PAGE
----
Shut up. I'm sure the person reading this is someone who had to work during the summer starting at a young age. I didn't. My parents sent me to a nursery school that seemed to go on for as long as I wanted it to. My elementary school had a day camp so the younger children could stay active and then when I was 8 years old I was sent to ANOTHER day camp, one that specialized in music, and I found I could be homesick 5 blocks from home because I was tired of practicing playing piano in a room by myself. The book I was reading was in a bag on the floor, but I knew I should be practicing, so reading to distract myself from the fact I that I was bored had not occurred to me.

I was a good kid, and did what I was supposed to.

And that behavior has continued, almost.

Thursday, June 8, 2017

Outside Your Bubble

Let's get this straight, the "information bubble" is caused by living in a world where you avoid seeing and hearing the voices of people you don't agree with. The link "outside your bubble" does NOT give you this, because the vast majority of people who read an article with the headline "U.S. denies visas to gay, bi men fleeing torture in Chechnya" from WANT the U.S. State Department to get their collective heads out of Rex Tillerson's ass and fucking issue Emergency Visas to individuals who are going to be killed if they are left in their home country.
Thinking outside your bubble is talking to people who think that LGBT people should live in closets and not express their sexuality and that the state HAS every right to kill them. You know, assholes.
And really, why DO you want to talk to them?

Are we going to change people's minds by telling them "we are all one people"? Is anyone going to "see the light" by realizing that their Uncle Fred and his friend George have been lovers for years, but they don't talk about it, and therefore nobody talks about it. With all due respect to Harvey Milk, as a species we need to look down on other people. It's not specific to Americans. French look down on non-speaking French people. I think they look even further down on people who think they can speak French, but really can't, at least not the right KIND of French.
I think the problem is we want the people who think differently from us to get to know us, so that they can understand we're right. And that's not how you form alliances or build bridges. You build bridges by just realizing that we're all in this together.

And no, I *DON'T* want to learn that my next door neighbor voted for Trump because he hated Hillary. I don't want to talk to him, and I don't want to find out how stupid he is and learn tolerance for him just the same. Why should I? I don't know how to talk to people that stupid, and I'm sick and tired of trying.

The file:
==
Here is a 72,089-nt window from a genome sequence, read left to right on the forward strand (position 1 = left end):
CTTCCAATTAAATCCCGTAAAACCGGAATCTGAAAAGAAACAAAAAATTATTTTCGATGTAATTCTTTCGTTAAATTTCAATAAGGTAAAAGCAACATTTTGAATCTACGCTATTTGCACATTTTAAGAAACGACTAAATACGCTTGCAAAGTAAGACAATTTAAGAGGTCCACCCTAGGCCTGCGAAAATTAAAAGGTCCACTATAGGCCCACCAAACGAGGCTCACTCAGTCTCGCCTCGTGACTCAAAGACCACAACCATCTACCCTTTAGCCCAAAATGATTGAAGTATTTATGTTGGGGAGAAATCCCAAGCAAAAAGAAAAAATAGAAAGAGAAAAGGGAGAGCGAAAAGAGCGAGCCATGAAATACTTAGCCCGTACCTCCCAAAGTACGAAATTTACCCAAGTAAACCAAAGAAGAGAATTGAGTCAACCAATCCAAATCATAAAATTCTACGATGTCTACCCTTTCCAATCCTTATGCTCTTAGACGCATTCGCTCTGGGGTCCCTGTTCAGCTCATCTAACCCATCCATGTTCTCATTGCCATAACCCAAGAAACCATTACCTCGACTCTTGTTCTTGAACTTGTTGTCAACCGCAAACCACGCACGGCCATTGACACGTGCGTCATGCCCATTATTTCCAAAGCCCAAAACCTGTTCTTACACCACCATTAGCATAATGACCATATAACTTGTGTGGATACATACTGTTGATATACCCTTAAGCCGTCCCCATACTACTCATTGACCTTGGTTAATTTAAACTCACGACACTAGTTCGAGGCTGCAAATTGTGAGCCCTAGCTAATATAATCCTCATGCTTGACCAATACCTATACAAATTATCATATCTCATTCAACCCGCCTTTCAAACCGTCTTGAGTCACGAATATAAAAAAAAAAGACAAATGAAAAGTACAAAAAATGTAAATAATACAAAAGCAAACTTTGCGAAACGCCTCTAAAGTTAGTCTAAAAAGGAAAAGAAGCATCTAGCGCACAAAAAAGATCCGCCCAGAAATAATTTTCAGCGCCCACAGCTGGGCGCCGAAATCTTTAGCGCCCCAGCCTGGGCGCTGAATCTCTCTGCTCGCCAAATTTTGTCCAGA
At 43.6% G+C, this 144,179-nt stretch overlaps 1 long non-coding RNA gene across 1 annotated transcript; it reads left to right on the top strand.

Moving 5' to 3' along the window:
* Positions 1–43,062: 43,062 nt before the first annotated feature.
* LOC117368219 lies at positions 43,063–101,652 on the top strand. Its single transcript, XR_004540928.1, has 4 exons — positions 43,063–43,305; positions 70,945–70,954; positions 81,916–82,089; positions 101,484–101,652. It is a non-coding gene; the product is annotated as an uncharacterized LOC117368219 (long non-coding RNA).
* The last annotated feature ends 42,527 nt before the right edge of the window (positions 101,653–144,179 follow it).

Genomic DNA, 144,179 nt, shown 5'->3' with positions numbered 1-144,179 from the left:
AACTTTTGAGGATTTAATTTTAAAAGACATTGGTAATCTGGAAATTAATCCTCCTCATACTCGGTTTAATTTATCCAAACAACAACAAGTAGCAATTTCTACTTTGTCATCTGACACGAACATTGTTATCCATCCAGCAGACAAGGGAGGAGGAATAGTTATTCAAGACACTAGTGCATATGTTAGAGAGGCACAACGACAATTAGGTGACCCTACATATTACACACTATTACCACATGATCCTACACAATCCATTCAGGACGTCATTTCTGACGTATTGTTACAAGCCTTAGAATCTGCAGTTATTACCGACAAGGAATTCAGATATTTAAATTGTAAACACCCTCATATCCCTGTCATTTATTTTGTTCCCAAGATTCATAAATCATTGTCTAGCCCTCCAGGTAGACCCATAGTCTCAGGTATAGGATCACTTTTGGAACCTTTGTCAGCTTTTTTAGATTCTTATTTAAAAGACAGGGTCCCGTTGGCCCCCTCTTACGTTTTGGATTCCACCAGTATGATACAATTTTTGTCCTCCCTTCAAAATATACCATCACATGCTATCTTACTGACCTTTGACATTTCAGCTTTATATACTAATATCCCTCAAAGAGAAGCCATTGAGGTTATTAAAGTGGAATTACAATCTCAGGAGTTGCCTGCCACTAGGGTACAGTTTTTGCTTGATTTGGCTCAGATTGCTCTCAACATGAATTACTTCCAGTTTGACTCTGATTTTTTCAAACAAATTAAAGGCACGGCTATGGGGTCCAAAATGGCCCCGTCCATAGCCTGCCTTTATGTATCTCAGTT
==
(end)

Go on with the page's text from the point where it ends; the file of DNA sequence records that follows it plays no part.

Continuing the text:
A big problem is when the information bubble becomes invisible; When you don't even realize you're tuning people out, because you're so stuck with your own thoughts. That's bad, too.
So how to do we solve this problem of people cherry picking their facts? Can we? Should we even try?

Do we have any choice in the matter? I mean, if we want to survive, don't we have to?

Friday, June 2, 2017

Water is Life....Life is Water

We know that we need water to live. We know we need clean water to live and having to boil water before drinking should not be necessary, which is why we have created pipes that deliver clean water to people's houses.
Water is a substance that cleans us out, helps our systems work. It is also what wears against our coastlines, creating pictures like this:

Life is water.

Life is not the sum of our experiences, but a force that pushes against us, attacking us daily with things we cannot understand and which we must bend or yield to, or figure out how to avoid.
For instance, there is a woman sitting across from me on the subway, who is clearly angry about the newspaper she's reading. I can allow her anger to infect me, also getting angry (though I cannot know what she's so upset about unless I investigate) or I can dodge the whole issue by reading my own newspaper, and letting the news affect me the way it will. In these days, the first year of the Ego in Chief's Presidency, the news will upset me, unless it's about a few moments of resistance, which may or may not have any effect on the Ego in Chief.